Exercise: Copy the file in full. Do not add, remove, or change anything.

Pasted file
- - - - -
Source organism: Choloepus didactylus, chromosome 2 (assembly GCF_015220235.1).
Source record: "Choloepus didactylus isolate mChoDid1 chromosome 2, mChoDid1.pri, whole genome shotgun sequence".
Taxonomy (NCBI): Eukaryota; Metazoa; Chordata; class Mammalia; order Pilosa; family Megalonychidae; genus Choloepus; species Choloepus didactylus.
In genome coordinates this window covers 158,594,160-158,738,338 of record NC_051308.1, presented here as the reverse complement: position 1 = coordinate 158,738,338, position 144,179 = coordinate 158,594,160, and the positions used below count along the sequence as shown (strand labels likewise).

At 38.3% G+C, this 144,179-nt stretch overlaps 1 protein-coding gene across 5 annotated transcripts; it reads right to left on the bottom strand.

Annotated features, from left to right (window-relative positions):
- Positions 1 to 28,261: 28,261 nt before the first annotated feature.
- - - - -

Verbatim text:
Source organism: Choloepus didactylus, chromosome 2 (assembly GCF_015220235.1).
Source record: "Choloepus didactylus isolate mChoDid1 chromosome 2, mChoDid1.pri, whole genome shotgun sequence".
Taxonomy (NCBI): Eukaryota; Metazoa; Chordata; class Mammalia; order Pilosa; family Megalonychidae; genus Choloepus; species Choloepus didactylus.
In genome coordinates this window covers 158,594,160-158,738,338 of record NC_051308.1, presented here as the reverse complement: position 1 = coordinate 158,738,338, position 144,179 = coordinate 158,594,160, and the positions used below count along the sequence as shown (strand labels likewise).

At 38.3% G+C, this 144,179-nt stretch overlaps 1 protein-coding gene across 5 annotated transcripts; it reads right to left on the bottom strand.

Annotated features, from left to right (window-relative positions):
- Positions 1 to 28,261: 28,261 nt before the first annotated feature.